- J.A. Adande, ESPN Senior Writer
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Kobe Bryant corrected himself within a second, but in that slight slip came the realization that he is almost alone when it comes to the type of experience the Lakers could use now that they find themselves down 1-0 in their series with the Houston Rockets.
"We've been -- well, me and Derek [Fisher] have been -- in these situations before, where you drop a Game 1," Bryant said.
He didn't mean simply losing Game 1. He meant losing Game 1 and coming back to win the series. Huge difference.
Practically the entire Lakers roster remembers what it was like to lose a Game 1. It happened to them in the NBA Finals last year, and once the Lakers fell behind they never so much as pulled even in the series. You hear Lakers players talking about their humiliating 39-point loss to the Boston Celtics in Game 6 as a motivational tool for this entire season, their answer for what keeps them from ever getting too complacent. Complacency isn't the issue now. It's been replaced by urgency. And what the Lakers lack as a group is familiarity, a common knowledge of what it's like to successfully climb out of a 1-0 playoff hole.
Bryant, Fisher and coach Phil Jackson have done it twice together: in the 2001 NBA Finals against Philadelphia, and in the 2004 Western Conference semifinals against San Antonio. That came with an abundance of battle-tested teammates. By the time they mounted those comebacks they had already won Game 7s together, popped championship champagne together, been through so many of the NBA playoff obstacle courses. They had an answer for every situation.
They also had a different version of Fisher. This version is in a shooting slump, hitting only five of 20 3-point attempts in the playoffs, not looking like the guy who provided the turning point of that 2004 comeback by making a jumper with 0.4 seconds remaining.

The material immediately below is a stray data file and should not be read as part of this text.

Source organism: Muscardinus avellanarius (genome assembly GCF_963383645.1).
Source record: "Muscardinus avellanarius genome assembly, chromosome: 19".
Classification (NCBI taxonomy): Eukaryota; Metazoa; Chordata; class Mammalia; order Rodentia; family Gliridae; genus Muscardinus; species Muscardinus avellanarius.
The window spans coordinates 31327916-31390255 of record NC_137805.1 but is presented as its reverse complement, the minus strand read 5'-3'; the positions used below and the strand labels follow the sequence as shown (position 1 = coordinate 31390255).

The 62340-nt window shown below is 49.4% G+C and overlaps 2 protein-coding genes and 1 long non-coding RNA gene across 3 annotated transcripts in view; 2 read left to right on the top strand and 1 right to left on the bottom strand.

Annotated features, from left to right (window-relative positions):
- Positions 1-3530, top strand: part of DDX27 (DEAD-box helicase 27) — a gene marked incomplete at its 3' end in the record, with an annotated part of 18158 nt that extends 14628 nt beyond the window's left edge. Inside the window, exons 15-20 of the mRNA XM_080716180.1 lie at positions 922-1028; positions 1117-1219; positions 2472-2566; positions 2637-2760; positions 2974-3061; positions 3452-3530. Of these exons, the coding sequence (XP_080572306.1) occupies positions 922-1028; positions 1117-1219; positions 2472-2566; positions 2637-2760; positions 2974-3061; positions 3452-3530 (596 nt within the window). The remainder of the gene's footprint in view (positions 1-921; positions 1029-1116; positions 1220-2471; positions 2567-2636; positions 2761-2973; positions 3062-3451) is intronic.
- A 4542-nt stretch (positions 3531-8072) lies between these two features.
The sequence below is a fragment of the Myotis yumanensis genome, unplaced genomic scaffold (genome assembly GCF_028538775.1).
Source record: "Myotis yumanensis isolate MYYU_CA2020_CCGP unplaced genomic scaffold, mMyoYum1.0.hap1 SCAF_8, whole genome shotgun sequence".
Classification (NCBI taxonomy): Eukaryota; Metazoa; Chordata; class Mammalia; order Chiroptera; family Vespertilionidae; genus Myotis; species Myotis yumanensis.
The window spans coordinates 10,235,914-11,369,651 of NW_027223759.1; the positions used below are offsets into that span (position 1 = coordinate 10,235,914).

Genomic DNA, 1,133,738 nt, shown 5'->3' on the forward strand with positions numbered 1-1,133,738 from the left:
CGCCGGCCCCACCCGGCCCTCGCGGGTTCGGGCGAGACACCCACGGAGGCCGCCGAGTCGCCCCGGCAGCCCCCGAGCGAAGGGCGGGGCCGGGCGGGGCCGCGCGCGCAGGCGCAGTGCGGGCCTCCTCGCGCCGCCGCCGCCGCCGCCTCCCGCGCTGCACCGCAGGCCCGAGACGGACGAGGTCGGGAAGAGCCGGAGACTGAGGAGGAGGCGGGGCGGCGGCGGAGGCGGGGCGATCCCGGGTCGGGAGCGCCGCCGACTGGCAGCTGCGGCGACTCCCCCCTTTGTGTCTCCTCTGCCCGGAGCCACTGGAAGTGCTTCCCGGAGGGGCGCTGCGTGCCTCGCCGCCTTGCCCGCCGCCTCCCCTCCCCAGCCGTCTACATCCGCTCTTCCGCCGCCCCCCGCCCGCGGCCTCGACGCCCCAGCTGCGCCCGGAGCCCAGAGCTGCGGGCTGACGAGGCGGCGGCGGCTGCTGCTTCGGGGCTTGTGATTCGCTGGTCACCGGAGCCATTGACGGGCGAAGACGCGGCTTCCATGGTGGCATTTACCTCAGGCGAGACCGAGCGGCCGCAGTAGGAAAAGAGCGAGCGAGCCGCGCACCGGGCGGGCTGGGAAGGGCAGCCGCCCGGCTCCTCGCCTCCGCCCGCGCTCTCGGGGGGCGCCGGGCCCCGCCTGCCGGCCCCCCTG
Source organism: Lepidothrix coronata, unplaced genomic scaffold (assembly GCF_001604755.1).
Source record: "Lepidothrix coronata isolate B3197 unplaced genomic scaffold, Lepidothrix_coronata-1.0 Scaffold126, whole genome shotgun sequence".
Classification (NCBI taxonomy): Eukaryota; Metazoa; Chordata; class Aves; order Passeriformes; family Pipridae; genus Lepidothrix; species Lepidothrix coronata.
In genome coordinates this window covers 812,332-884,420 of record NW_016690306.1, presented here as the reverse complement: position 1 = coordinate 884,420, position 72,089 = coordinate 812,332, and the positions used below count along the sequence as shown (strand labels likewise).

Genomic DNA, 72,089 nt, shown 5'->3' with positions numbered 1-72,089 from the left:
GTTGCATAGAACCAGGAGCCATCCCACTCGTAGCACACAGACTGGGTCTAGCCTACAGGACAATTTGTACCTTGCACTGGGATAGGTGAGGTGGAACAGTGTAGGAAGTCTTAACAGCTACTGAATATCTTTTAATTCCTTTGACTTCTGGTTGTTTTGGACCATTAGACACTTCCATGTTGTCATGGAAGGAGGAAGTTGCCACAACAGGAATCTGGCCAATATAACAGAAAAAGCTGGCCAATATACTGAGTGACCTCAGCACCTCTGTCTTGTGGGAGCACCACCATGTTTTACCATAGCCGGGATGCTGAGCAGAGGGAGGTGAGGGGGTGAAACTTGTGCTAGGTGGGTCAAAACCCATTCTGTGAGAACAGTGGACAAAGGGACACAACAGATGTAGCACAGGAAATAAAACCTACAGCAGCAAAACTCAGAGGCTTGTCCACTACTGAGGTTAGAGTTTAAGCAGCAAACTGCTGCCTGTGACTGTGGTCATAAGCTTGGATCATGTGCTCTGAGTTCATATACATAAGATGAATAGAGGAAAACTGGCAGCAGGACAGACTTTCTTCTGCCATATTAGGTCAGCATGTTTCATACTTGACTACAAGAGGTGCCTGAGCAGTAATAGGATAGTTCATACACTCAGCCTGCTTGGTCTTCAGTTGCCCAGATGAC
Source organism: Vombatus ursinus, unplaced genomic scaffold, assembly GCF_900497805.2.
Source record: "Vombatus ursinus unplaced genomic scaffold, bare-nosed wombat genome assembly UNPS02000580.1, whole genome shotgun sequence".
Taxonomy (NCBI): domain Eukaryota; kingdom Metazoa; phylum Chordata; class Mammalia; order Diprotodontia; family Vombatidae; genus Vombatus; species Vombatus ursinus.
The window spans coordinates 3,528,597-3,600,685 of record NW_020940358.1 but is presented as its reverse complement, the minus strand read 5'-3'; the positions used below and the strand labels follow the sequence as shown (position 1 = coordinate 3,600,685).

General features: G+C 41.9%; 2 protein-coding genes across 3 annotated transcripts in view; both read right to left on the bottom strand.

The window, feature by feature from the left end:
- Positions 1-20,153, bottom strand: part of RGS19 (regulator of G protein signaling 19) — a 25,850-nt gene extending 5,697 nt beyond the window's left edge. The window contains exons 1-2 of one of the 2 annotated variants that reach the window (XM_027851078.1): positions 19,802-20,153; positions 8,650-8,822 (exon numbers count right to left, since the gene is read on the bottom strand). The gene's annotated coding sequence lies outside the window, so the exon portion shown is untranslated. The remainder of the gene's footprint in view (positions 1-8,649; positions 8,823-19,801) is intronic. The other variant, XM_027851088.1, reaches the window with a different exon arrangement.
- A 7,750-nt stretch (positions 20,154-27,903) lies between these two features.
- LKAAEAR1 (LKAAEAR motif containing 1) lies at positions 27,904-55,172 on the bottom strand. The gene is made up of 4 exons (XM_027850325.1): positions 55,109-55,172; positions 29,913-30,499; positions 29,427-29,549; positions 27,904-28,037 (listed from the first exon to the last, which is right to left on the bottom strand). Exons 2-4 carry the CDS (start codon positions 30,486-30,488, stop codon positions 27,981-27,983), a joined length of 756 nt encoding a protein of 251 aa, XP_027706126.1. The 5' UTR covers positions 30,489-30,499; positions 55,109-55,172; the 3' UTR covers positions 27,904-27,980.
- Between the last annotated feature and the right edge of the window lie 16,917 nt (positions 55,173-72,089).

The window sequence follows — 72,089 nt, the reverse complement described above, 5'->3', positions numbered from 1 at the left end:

Fisher, Trevor Ariza and Sasha Vujacic will continue to get open 3-pointers as long as the Rockets make Bryant such a priority, and it's doubtful they will shoot a combined 0-for-10 on 3-pointers again. So Step 1 for the Lakers isn't about making adjustments; it's about making shots.
When it comes to X's and O's, the Lakers need more movement. That translates into passing on offense and helping on defense, where players were either caught looking the other way or out of position too often. And if the Lakers can't stay in front of Houston point guard Aaron Brooks, they'll have to determine which way to funnel him and where to send help.
The good news for the Lakers is Jackson is 6-8 when losing the first game of a playoff series, a success rate that's more than double the overall winning percentage of Game 1 losers. But that can't match perfection; he's 42-0 when winning Game 1 (24-0 in Chicago, 18-0 in Los Angeles). Phil Jackson's taking the first game of a series makes the outcome even more of a lock than Tiger Woods' holding the lead entering the final round of a golf tournament.
That's how critical Game 1 was, the difference between inevitability and doubt.
So much is subject to change. The Lakers' outside shooting won't be as woeful. Yao Ming might not be as dominant as he was in Game 1, when he scored 28 points and grabbed 10 rebounds. He couldn't sustain that output in the Portland series, and if Andrew Bynum can avoid the early foul trouble that limited him to 15 minutes in Game 1 he might have a hand in slowing Yao -- or at least attacking him at the other end and perhaps drawing some more fouls on him. The mercurial Ron Artest might not have a line as efficient as his 21 points on 8-for-15 shooting, with seven assists to boot.
But when you make defense and effort a priority, as the Rockets have, you can expect similar results from game to game.
"Our team has been so terrific at maintaining that ever since we got this group together," Houston coach Rick Adelman said. "They commit to it. We say we must get better as a game progresses defensively. The more we see a team, the more you see what a team's going to do, the more you know as a team what you have to do."
For the Lakers there's still an element of curiosity. They'll have to win without the luxury of home-court advantage now. They'll have to rally from behind now. In short, they'll have to do something they haven't accomplished collectively.
"It's interesting to see how we progress," Bryant said. "It's not going to be easy. Houston is certainly up for the challenge. But so are we."
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